Chicago Many Americans are living on the edge these days, and that means more are opting to take Social Security early. The potential consequences for them down the road are troublesome.
Applying for benefits as soon as eligibility begins at age 62 obviously brings an immediate payoff in the form of monthly checks that won’t stop until you do. Who knows if you will live long enough to come out ahead if you delay?
The downside is locking in smaller amounts for life at a time when people are living longer and retirement can last for decades. For that reason, it’s best to make deliberate calculations and give careful consideration to waiting until you can collect as much as 75 or 80 percent more per check.
Still, a move that should often be held off as long as possible has become a routine step for many during the recession.
The evidence: a big spike in early retirement claims for Social Security. Through last week, applications for benefits in the current fiscal year were up 23 percent over a year ago.
Part of the increase is attributable to aging baby boomers and the increasing percentage of women reaching retirement age after only joining the work force en masse a few decades ago. But Stephen Goss, the Social Security Administration’s chief actuary, says applications are still running about 7 percent above expectations because of the economy.
The average age when people start collecting Social Security is 63.6, based on the most recent calculation. That is likely to drop after this year’s barrage of claims is factored in.
Financial planners report fielding many more calls from clients who are rethinking their Social Security plans.
Joshua Kadish, wealth manager at Retirement Planning Group in Riverwoods, Ill., often has advised clients to delay claiming benefits until 70 if they’re in a position to wait that long. But they’re less likely to heed that now; he’s seeing more of them put in their claims.
“They’ve been laid off from their job and are 62 or older and eligible to start drawing it,” he said. “They see that the probability of them finding a decent-paying job any time soon in this environment are slim, so they’re starting to draw.”
‘Forced’ to do it
That was the situation for 64-year-old Rick Corley of Moore, Okla., who’s now living through his second recession in retirement and feeling the financial fallout.
Corley didn’t agonize over whether to take Social Security early or wait a few years so his monthly checks would be bigger. With his and his wife’s retirement savings depleted badly because of the stock market, he simply opted for the first day he was eligible — his 62nd birthday.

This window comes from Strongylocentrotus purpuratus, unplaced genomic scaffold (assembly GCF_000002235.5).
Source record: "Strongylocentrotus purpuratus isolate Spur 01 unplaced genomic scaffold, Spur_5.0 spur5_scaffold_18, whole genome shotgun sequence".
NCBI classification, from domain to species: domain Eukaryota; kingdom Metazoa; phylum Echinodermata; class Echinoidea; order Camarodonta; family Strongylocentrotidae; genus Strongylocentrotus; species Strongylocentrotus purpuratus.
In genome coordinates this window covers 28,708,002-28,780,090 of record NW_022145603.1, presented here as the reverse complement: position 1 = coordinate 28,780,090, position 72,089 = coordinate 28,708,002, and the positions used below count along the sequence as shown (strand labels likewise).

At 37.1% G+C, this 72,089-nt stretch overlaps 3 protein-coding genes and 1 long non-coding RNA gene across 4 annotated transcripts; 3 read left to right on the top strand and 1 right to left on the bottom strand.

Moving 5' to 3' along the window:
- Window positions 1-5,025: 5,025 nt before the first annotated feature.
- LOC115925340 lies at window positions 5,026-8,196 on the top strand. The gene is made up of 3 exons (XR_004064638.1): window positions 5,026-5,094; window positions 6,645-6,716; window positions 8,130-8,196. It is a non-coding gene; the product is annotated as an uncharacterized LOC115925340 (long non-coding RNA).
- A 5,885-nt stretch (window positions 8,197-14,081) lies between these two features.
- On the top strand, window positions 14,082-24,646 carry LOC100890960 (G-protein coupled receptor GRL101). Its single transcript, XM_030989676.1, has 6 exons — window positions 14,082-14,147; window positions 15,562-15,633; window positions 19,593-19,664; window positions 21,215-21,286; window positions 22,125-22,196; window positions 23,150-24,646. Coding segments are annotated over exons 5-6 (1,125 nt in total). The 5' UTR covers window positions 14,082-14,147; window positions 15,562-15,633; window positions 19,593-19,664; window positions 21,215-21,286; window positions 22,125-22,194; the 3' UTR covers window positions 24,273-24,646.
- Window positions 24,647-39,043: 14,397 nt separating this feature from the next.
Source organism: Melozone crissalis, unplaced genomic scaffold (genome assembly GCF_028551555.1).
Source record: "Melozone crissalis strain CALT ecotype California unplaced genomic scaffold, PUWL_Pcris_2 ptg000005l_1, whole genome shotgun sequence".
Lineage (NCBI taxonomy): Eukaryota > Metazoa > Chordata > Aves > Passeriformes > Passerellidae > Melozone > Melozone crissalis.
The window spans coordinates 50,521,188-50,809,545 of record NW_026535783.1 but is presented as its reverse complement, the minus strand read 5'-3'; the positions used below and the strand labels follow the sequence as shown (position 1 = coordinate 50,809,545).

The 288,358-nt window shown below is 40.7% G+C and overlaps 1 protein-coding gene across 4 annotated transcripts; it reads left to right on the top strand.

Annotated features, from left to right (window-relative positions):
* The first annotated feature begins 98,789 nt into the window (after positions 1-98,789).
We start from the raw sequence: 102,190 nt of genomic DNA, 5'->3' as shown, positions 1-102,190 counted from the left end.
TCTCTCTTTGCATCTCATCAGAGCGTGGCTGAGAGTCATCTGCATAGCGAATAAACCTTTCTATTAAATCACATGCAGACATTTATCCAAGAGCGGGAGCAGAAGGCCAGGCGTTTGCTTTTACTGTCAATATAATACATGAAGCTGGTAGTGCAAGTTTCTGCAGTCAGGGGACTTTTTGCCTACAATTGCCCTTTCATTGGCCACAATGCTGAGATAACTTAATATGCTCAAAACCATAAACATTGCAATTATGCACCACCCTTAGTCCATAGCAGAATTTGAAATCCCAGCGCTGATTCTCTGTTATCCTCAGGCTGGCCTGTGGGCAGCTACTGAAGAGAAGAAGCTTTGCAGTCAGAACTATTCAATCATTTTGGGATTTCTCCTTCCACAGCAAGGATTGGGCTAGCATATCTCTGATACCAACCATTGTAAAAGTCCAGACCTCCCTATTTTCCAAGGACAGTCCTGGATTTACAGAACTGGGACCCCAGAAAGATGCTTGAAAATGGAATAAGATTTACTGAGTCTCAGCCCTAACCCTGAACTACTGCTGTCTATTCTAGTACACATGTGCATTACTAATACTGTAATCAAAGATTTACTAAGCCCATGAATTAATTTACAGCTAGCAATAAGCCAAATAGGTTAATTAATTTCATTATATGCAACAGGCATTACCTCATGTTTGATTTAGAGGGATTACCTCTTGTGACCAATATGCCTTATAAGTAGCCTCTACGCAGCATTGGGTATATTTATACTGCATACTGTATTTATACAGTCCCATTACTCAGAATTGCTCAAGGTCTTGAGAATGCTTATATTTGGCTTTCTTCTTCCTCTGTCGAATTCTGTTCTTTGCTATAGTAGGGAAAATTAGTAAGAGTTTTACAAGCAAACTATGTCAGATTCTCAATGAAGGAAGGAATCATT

Jean, who like her husband had retired early in 2000 before the tech bubble burst, did the same when she turned 62 a year later.
“We didn’t have to make a decision because I felt we were forced to take it,” said Corley, a retired pharmaceutical salesman.
They get $1,100 a month from Rick’s company pension but could no longer justify regularly tapping his 401(k), which has shrunk from close to $600,000 when he retired to $135,000 today due to the dot-com fiasco and more recent market turmoil.
That left them heavily in need of Social Security, from which they receive a combined $2,300 a month. But their annual income is now more or less fixed at barely two-thirds of the roughly $60,000 they had counted on living on.
If they could have waited to start drawing benefits, the long-term squeeze would be lessened.
Benefits of waiting
Social Security checks are about 25 percent less if you retire at 62 instead of full retirement age, which is 66 for those born from 1943-54. After full retirement age, the monthly benefit will increase by 8 percent for each year you delay.
So the Corleys’ $28,000 income from Social Security could have been bumped up to roughly $35,000 if they’d delayed taking it until 66, or more than $46,000 at 70.
The couple, who paid off their three-bedroom house before they retired, have had to reduce spending everywhere, including downsizing from an SUV to a small car. They decided they couldn’t even afford their $750-a-month health insurance, so they pay as they go and hope to avoid crises until Medicare kicks in at 65.
While they are happy and insist they have no regrets, it’s a preview of the cutbacks and strained budgets that millions of other Americans may be committing themselves to in the years ahead by taking Social Security early.
Rick admits he gave no thought to the size of the monthly benefit check until it was too late to do anything about it.
“We were set for retirement — or so we thought,” he said. “I had about $550,000 in my 401(k), the S&P 500 had averaged 13.5 percent for 25 years, and I was going to take out 8.5 percent a year and live on that for the rest of my life — and even have something left over for the grandkids.”
All of this isn’t to say that taking Social Security early is automatically a bad decision. Sometimes it’s necessary because of a layoff or other setback; other times it may make sense due to failing health or limited life expectancy. But it needs to be thought through carefully.
Sue Stevens, a financial planner who heads Stevens Wealth Management in Deerfield, Ill., says she would ask her clients a lot of questions before simply advising them to delay as long as they can.
“The decision is a little more complicated than they’re probably aware of,” she said. “Do you have a job? Do you have a pension? Are you in a pickle with your assets? Are there two people involved?”
A good place to start is the Social Security Administration’s Web site, which has a discussion on when to start receiving benefits as well as a retirement calculator (socialsecurity.gov/estimator). If you don’t have your annual statement from Social Security, you can find the amount of your estimated benefit there.
It’s important to factor in how long you might live.
The average life expectancy of a 62-year-old today is about 86.5 for a woman and 84 for a man.